Abbas says meeting with Sharon needed
Palestinian leader Mahmoud Abbas said Saturday that another meeting with Israeli Prime Minister Ariel Sharon is needed to push the peace process forward.
Abbas and Sharon last met at a Feb. 8 summit at the Egyptian resort of Sharm el-Sheik where they declared an end to more than four years of violence.
"We need a meeting to push the peace process forward and to discuss the implementation of the agreements held between us, like that of Sharm el-Sheik, and to talk about the Israeli withdrawal from Gaza," Abbas said.
As part of the truce, Israel promised to turn over five West Bank towns to Palestinian security control. But after withdrawing from two towns, Israel has frozen further handovers, saying the Palestinians have not been tough enough on armed militants.
Abbas has preferred to negotiate with militant groups like Hamas and Islamic Jihad to end attacks but has refused to move against them as Israel and the United States demand.
Abbas also is seeking assurances that the planned Israeli withdrawal from the Gaza Strip will be an initial step toward implementing the long-dormant, internationally backed "road map" peace plan, which envisions the creation of a Palestinian state.
The Palestinians also want Israel to coordinate the withdrawal with them.
With the "road map" stalled, Sharon is pushing forward with his plan to withdraw unilaterally from the Gaza Strip and four West Bank settlements this summer. About 9,000 settlers will be uprooted from their homes.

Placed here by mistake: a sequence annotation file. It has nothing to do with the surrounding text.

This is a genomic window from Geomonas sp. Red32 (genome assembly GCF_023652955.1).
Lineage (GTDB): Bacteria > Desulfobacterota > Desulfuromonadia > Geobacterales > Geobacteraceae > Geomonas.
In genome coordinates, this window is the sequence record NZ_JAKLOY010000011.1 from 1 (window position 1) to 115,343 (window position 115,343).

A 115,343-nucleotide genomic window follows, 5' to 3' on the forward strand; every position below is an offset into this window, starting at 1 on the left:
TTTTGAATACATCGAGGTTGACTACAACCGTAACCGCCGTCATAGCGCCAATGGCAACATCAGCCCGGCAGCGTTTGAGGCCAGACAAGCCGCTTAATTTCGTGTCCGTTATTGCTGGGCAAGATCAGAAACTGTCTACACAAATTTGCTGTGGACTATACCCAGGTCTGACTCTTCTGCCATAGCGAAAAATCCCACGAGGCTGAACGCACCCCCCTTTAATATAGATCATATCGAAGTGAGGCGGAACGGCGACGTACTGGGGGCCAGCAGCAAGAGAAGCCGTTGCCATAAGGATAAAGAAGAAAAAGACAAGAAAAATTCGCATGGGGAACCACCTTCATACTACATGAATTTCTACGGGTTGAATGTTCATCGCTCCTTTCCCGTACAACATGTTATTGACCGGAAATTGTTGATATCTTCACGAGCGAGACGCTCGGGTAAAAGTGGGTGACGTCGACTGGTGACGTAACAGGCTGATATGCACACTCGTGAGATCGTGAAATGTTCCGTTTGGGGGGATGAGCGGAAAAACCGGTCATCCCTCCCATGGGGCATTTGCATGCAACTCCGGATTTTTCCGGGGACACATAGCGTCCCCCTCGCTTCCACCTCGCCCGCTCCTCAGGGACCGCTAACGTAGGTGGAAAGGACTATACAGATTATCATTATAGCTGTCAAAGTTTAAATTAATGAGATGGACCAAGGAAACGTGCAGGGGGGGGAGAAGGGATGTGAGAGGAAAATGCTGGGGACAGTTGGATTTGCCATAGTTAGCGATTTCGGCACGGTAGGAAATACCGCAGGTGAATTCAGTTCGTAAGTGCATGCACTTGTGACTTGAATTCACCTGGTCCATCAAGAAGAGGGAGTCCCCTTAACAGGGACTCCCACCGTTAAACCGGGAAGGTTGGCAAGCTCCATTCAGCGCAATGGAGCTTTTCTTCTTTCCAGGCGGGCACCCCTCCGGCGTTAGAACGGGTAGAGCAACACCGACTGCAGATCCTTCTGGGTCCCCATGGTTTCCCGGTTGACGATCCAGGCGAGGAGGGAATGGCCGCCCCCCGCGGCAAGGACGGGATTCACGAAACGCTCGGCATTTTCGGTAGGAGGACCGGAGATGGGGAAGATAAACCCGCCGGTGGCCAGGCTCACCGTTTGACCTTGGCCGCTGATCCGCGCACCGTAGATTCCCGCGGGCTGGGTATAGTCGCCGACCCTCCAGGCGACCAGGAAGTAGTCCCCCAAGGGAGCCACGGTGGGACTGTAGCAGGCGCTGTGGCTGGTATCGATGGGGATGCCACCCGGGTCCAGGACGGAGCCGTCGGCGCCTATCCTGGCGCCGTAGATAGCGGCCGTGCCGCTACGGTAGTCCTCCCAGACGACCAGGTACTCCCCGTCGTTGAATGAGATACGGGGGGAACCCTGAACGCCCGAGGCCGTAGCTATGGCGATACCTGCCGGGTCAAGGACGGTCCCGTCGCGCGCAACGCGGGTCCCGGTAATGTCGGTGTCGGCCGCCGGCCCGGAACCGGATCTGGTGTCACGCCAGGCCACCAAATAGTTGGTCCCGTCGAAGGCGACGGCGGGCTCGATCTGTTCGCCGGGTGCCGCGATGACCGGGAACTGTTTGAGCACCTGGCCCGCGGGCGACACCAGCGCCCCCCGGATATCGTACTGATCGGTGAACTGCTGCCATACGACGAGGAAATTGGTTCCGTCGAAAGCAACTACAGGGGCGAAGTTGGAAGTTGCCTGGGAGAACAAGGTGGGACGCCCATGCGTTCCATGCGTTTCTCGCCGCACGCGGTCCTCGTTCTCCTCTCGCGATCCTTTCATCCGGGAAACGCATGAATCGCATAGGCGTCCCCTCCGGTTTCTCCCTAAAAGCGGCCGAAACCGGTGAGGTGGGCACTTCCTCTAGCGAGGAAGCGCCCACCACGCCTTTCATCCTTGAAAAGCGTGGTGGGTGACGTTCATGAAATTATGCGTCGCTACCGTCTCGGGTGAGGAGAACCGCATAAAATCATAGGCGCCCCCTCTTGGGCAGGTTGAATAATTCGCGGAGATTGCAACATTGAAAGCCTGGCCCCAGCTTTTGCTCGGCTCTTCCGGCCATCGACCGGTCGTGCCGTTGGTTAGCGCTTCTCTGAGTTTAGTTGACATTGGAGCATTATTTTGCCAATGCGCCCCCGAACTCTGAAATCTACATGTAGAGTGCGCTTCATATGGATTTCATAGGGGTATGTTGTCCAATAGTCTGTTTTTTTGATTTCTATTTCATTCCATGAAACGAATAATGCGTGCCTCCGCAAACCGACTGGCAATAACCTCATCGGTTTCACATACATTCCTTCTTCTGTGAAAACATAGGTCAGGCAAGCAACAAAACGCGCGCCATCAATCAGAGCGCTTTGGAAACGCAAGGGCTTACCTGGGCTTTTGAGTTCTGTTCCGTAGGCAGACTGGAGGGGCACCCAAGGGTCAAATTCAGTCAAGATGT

Sharon has said the plan will help Israel maintain control over large blocs of West Bank settlements, where the vast majority of the 240,000 Jewish settlers live.
Also Saturday, militants from the Islamic Jihad killed a Palestinian youth suspected of collaborating with Israeli intelligence, the group said.
The body of the 18-year-old youth, identified as Rami al-Malakh, was found outside his village near the West Bank town of Tulkarem. Residents said al-Malakh had disappeared last night. He was shot to death.
In Tulkarem, the Islamic Jihad issued a leaflet claiming responsibility, saying they would release a video of the youth confessing to giving Israeli security forces information on the location of Islamic Jihad militants.
Israel relies heavily on Palestinian informers in the West Bank and Gaza Strip.
Dozens of Palestinians suspected of collaborating with Israel have been killed by fellow Palestinians. The killings of informers are rarely condemned in Palestinian society and have increased with growing lawlessness in Palestinian areas.